An emergency training exercise carried out this week by a number of local agencies, in cooperation with the Pulaski County School System, proved to be a valuable learning experience for all involved.
“You keep learning and learning (in these situations),” said Tiger Robinson, Pulaski County Public Safety Director, after Wednesday’s exercises came to a close at Southwestern High School. “You can always fine-tune a plan, regardless of how good it is.”
Representatives with the Pulaski County Sheriff’s Department (including the department’s critical response team and a bomb-sniffing dog), Somerset-Pulaski County EMS, Kentucky State Police, and the Nancy Volunteer Fire Department attended Wednesday’s training exercises.
“We’re all here to work together,” said Acting EMS Chief Billy Duncan during Wednesday’s wrap-up meeting. “We want you to know we’re here.”
Joining them were teachers and other staff members and administrators with Pulaski schools, all of which hoped to learn a bit about how best to operate under emergency conditions (specifically in an active shooter situation and in carrying out reunification plans between students and parents).
A few students with SWHS JROTC, led by Sgt. Jeannie Cottle, volunteered as well.
“We’ve worked for eight years on revising and updating the plan,” said Wanda Johnson, safety coordinator with the school district. “This is just the next phase of that.”
Robinson said he and school officials had been in communication about a large-scale exercise for some time, but the Sandy Hook Elementary shooting, which took place in Dec. 2012 in Connecticut and left 20 students and six school employees dead, brought the issue back to the forefront.
“That put us into high gear again,” said Robinson.
The exercises came a week after “table-top” sessions were held. The Wednesday, May 22 session featured first responders and school system staff members as well. The exercise was a talk-through of sorts, which included ways to prepare for this Wednesday’s functional exercise.
Wednesday’s session began with two active shooter exercises that took place in the SWHS gym and in the school’s library. Members of the sheriff’s department’s critical response team worked to gain entry into the library and gym, take down the shooter, and secure the areas.
The CRT is a unit made up of specially trained officers that respond to major events such as hostage situations and high risk warrant service.
“It’s so important for us (the sheriff’s department) to work with (school employees) and train with them,” said Pulaski County Sheriff Todd Wood.
Along with that, the sheriff’s department’s bomb-sniffing dog, a three-year-old Labrador Retriever named Ace, underwent his own exercise, with guidance from Chief Larry Wesley.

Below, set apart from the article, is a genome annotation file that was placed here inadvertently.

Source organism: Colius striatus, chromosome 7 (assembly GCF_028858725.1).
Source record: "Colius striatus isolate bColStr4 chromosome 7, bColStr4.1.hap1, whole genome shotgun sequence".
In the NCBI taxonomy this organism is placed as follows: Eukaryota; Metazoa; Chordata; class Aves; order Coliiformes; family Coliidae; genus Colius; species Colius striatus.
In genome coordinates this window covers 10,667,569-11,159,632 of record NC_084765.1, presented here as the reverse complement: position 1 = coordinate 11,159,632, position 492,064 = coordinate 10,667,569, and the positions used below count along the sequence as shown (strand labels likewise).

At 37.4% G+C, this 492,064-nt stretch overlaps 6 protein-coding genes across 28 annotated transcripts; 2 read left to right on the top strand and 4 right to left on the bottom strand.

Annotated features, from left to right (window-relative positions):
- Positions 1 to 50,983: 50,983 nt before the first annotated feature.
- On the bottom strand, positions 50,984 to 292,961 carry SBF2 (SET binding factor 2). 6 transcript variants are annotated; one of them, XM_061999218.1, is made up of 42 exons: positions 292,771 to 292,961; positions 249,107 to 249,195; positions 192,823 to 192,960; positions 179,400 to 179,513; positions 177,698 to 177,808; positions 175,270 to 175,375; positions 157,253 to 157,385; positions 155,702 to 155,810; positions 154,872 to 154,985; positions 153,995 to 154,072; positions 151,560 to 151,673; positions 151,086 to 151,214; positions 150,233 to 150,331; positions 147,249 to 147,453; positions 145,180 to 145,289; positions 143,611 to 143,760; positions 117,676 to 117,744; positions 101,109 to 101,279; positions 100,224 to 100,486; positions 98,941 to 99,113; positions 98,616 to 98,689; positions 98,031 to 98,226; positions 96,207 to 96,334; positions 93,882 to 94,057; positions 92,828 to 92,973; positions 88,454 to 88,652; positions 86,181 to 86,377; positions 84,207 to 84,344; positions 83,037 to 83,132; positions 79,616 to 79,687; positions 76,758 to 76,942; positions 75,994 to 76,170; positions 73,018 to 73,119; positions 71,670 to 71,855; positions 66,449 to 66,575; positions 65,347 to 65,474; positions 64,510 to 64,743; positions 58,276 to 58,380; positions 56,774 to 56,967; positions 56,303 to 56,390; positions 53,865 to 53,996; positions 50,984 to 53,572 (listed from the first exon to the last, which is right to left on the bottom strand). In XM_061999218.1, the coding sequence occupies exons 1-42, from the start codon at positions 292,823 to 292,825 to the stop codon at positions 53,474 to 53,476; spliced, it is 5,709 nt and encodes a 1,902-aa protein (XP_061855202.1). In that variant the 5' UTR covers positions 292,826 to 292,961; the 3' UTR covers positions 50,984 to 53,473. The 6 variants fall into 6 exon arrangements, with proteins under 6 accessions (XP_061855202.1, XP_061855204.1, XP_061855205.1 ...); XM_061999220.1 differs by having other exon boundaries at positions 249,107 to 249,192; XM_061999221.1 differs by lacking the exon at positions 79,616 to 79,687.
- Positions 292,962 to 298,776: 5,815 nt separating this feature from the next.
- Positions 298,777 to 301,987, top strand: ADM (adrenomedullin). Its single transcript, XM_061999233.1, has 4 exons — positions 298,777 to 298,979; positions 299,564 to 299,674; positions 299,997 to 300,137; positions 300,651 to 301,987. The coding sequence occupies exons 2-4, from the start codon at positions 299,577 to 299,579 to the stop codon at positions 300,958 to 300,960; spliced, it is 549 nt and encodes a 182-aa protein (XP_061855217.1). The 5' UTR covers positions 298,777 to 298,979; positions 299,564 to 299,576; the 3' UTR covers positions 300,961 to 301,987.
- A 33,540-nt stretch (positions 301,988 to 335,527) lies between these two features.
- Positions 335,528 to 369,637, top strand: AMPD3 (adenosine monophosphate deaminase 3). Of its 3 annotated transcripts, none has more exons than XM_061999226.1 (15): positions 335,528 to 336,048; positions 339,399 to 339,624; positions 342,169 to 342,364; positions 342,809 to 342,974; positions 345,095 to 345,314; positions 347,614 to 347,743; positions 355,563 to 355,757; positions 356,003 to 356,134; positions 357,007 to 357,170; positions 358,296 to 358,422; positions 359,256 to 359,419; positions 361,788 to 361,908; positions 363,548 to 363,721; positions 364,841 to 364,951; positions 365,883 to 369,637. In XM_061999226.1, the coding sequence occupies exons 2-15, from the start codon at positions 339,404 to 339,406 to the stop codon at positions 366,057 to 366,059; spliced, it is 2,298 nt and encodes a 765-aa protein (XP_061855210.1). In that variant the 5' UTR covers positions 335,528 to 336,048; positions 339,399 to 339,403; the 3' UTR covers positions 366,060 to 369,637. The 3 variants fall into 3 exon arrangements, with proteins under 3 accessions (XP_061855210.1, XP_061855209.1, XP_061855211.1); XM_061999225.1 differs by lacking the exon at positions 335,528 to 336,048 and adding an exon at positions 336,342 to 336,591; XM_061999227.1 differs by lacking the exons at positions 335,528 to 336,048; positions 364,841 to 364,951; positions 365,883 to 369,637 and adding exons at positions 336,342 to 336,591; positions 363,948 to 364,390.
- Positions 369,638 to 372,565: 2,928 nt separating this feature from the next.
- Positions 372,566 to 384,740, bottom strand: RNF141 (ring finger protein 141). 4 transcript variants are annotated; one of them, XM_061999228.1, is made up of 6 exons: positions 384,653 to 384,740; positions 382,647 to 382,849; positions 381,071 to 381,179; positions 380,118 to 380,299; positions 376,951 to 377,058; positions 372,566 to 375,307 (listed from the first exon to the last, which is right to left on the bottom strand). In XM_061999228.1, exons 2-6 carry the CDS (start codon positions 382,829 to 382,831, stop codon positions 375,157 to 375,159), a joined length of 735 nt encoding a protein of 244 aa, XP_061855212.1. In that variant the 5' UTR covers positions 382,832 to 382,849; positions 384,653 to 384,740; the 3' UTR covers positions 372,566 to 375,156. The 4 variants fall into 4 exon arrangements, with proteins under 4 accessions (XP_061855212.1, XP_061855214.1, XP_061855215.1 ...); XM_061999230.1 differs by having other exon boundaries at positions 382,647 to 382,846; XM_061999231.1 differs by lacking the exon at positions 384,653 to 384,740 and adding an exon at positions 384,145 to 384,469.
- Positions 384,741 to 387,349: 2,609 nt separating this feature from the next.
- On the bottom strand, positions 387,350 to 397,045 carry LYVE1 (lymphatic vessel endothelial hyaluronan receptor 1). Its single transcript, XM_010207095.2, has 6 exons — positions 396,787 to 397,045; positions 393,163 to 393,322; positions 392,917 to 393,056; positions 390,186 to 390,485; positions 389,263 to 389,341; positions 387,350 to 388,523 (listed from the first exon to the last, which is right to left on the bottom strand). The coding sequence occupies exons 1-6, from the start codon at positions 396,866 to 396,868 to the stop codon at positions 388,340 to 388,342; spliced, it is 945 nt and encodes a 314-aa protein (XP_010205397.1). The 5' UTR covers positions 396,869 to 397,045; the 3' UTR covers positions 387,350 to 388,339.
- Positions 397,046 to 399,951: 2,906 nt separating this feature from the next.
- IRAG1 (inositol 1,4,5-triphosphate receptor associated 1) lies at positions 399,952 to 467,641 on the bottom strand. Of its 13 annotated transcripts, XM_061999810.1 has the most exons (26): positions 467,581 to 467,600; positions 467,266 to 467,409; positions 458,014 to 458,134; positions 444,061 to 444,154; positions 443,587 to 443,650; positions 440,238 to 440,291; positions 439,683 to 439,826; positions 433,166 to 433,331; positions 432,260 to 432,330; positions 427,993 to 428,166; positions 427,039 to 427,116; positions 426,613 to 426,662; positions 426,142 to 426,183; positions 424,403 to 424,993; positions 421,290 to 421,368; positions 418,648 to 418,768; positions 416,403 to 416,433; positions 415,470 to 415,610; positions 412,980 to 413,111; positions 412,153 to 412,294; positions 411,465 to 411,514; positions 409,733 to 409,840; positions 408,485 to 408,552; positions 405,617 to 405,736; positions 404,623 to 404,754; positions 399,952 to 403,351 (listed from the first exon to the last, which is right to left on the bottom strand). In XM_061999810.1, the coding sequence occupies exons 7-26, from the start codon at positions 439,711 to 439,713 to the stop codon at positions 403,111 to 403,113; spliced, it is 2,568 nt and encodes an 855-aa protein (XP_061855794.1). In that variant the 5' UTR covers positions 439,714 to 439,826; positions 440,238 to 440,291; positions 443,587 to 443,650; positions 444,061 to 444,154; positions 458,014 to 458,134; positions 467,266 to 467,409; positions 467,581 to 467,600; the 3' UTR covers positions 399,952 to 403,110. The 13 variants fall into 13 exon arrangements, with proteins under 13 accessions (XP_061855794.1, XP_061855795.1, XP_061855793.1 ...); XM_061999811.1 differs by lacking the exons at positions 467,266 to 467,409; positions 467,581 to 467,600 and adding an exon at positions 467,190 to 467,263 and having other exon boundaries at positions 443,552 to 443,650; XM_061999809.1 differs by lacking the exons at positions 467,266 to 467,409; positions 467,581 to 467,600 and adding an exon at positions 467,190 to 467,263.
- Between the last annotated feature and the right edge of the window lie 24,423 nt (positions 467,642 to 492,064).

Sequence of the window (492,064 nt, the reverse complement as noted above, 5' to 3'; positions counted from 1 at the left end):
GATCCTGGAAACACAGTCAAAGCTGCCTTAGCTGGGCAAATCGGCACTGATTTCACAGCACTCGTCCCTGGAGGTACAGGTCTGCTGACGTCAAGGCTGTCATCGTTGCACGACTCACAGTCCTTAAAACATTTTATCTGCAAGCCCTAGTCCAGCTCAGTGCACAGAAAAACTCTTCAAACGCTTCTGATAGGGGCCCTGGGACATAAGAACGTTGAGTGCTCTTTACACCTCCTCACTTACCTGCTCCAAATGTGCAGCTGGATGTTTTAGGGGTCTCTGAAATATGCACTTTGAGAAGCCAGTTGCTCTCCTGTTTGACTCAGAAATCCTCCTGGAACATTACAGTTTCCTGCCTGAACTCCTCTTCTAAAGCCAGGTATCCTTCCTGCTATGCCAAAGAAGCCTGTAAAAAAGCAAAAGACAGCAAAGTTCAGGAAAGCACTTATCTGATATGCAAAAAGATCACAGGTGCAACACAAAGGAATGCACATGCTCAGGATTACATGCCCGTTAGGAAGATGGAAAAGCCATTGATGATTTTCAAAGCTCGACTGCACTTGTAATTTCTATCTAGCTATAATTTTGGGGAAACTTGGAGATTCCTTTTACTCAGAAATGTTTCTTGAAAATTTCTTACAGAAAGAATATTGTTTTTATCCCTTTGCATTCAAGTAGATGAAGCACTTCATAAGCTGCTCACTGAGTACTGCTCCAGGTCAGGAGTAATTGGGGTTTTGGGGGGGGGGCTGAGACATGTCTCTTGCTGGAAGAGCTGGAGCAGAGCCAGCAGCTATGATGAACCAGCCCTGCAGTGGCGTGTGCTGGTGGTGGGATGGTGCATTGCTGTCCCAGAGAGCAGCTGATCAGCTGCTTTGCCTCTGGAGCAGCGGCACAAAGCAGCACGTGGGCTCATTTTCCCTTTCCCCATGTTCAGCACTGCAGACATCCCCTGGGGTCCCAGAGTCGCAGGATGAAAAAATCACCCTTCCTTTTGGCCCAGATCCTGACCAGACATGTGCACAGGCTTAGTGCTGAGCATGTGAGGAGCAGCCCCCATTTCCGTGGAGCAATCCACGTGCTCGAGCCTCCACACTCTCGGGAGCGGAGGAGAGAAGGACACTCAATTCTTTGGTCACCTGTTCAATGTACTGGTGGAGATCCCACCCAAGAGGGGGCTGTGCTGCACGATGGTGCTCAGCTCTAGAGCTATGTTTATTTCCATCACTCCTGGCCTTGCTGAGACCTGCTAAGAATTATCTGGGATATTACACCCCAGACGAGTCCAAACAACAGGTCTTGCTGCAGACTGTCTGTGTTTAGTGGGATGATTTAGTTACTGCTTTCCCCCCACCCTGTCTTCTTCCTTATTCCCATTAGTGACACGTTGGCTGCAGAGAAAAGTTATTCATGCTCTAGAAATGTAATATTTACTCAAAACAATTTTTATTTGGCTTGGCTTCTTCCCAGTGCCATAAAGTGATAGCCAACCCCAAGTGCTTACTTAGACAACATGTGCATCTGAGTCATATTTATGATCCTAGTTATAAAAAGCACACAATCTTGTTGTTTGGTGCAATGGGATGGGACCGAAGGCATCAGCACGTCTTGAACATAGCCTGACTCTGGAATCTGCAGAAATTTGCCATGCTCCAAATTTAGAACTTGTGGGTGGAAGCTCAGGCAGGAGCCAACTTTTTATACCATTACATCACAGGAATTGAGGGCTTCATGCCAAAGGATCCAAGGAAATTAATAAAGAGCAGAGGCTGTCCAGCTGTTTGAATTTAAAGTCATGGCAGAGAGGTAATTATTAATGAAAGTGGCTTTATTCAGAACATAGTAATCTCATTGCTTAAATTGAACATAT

“He (Ace) did great,” said Wesley, after leading the dog down a hall of lockers in search for the mock explosive device.
Ace served a tour in Afghanistan with a patrol, and he was obtained by the sheriff’s department in September 2012.
“We’re not saying (an incident with explosives) will happen, but if you’ve got the tools to prevent it, you need to use them,” said Wesley.
The bomb exercise comes after the April 15 incident at the Boston Marathon, during which two explosive devices placed in the spectator area of the famous event were triggered, leaving three people dead and more than 260 people injured. Some of those injuries were critical and included amputated limbs.
“People do mean things to other people,” said Wesley. “And using explosives is one of them.”
Somerset-Pulaski County EMS worked to triage those people who volunteered as injured victims in the exercise — including Pulaski County Sheriff’s Deputy Kenny Upchurch, who was “hit” in the arm by a bullet during the shooter exercise in the SWHS gym.
“ ... I really learned a lot,” Upchurch said after the exercise.
Teachers and school system employees — specifically those designated as emergency response team members for their respective schools — took part in the evacuation and student-parent reunification exercises.
“I think they caught a little bit of a taste of adrenaline you get when something like this happens,” said Johnson, the safety coordinator for Pulaski schools. “We wanted to practice our emergency response plan ... you can’t just sit it on the shelf and not use it.”
The exercise as a whole was deemed a success, especially because it helped point out areas of needed improvement in the school system’s emergency plans.
“We want to look for ways to improve without doing on-the-job training,” said Robinson, who noted the exercises are necessary for all emergency responders — long-term veterans and new personnel. “ ... If you think you know it all and you’ve trained all you can, it’s time to quit because you’re going to get hurt or get somebody else hurt.”